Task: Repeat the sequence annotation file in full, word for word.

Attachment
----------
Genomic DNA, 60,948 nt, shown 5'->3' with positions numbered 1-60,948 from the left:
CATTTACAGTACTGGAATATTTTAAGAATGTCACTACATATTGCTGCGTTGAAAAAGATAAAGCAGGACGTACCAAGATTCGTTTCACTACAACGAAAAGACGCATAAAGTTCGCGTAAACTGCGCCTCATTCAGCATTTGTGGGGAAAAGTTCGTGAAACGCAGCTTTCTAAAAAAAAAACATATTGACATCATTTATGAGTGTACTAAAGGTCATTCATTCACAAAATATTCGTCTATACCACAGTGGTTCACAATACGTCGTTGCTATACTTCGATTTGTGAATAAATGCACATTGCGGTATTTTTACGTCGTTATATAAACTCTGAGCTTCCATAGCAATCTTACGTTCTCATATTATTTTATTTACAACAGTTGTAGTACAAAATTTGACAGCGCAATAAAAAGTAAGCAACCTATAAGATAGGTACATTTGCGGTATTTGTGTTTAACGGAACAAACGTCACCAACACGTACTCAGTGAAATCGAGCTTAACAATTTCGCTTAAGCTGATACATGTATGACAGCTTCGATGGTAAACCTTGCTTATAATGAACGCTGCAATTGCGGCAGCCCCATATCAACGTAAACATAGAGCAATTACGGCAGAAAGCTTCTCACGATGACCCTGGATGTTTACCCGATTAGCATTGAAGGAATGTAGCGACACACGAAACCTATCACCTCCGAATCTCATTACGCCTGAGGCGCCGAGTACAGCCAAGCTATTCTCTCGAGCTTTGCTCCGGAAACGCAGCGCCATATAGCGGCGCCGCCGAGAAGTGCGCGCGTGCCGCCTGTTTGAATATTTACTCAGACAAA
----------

Genomic DNA, 60,948 nt, shown 5'->3' with positions numbered 1-60,948 from the left:
CATTTACAGTACTGGAATATTTTAAGAATGTCACTACATATTGCTGCGTTGAAAAAGATAAAGCAGGACGTACCAAGATTCGTTTCACTACAACGAAAAGACGCATAAAGTTCGCGTAAACTGCGCCTCATTCAGCATTTGTGGGGAAAAGTTCGTGAAACGCAGCTTTCTAAAAAAAAAACATATTGACATCATTTATGAGTGTACTAAAGGTCATTCATTCACAAAATATTCGTCTATACCACAGTGGTTCACAATACGTCGTTGCTATACTTCGATTTGTGAATAAATGCACATTGCGGTATTTTTACGTCGTTATATAAACTCTGAGCTTCCATAGCAATCTTACGTTCTCATATTATTTTATTTACAACAGTTGTAGTACAAAATTTGACAGCGCAATAAAAAGTAAGCAACCTATAAGATAGGTACATTTGCGGTATTTGTGTTTAACGGAACAAACGTCACCAACACGTACTCAGTGAAATCGAGCTTAACAATTTCGCTTAAGCTGATACATGTATGACAGCTTCGATGGTAAACCTTGCTTATAATGAACGCTGCAATTGCGGCAGCCCCATATCAACGTAAACATAGAGCAATTACGGCAGAAAGCTTCTCACGATGACCCTGGATGTTTACCCGATTAGCATTGAAGGAATGTAGCGACACACGAAACCTATCACCTCCGAATCTCATTACGCCTGAGGCGCCGAGTACAGCCAAGCTATTCTCTCGAGCTTTGCTCCGGAAACGCAGCGCCATATAGCGGCGCCGCCGAGAAGTGCGCGCGTGCCGCCTGTTTGAATATTTACTCAGACAAA